New Malware Steals Credit Card Data From Point-of-Sale Systems
Computer security firm McAfee says it has discovered a new type of malware that aims to steal credit card data from computer systems used in retail stores.
The malware, a Trojan horse variety, is being called “vSkimmer.” Once installed on a checkout computer, it collects data entered into the system. The malware then sends the personal information to a central command server where it can be used by hackers who track infected computers.
McAfee says the hackers steal information stored on the black magnetic strip used on credit cards. The security firm says today’s security threats are “more sophisticated and targeted than ever,” growing at an unprecedented rate.
Malicious URLs, viruses and malware have grown almost six-fold in the last two years, and last year saw more new viruses and malware than all prior years combined, McAfee says. According to the McAfee Threats Report: Fourth Quarter 2012 report released earlier this year, McAfee Labs analyzed threats over the last quarter and noticed familiar trends targeting consumers, especially in the growth of mobile malware targeting smartphones.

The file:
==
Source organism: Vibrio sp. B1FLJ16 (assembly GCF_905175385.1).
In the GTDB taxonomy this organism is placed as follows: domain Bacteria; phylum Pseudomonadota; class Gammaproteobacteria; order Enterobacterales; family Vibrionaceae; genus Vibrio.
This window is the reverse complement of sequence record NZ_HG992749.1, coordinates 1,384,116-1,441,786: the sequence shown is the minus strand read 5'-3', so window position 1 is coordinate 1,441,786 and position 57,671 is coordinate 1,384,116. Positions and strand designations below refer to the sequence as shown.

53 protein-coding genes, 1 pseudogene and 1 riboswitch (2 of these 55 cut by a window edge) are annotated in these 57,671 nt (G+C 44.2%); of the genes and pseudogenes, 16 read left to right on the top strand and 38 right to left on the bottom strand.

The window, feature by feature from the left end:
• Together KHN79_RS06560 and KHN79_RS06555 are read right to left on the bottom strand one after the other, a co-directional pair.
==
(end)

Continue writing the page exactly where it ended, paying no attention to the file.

“Our count of mobile malware samples has surpassed 36,000, with almost all of it aimed at the Android OS and having arrived in the past year,” McAfee says in its report. “Spyware, exploits, and backdoor Trojans highlighted this quarter’s assaults on mobile phones.”
McAfee says IP addresses in the United States are again both the source and the target of most malicious network activity. Publicly reported database breaches were modest compared with last quarter, but breaches in 2012 were up about 20 percent over 2011.
Cybercrime continues to be an issue.
“In looking into cybercrime this quarter, we saw several sites offering fake IDs and other papers, including passports, for sale,” McAfee said in its report. “Of course, these are only ‘souvenir’ documents, not for real use. However, we also read of buyers who complained of being ripped off after paying for false papers that didn’t arrive. After all, whom can you complain to when the sale goes bad?”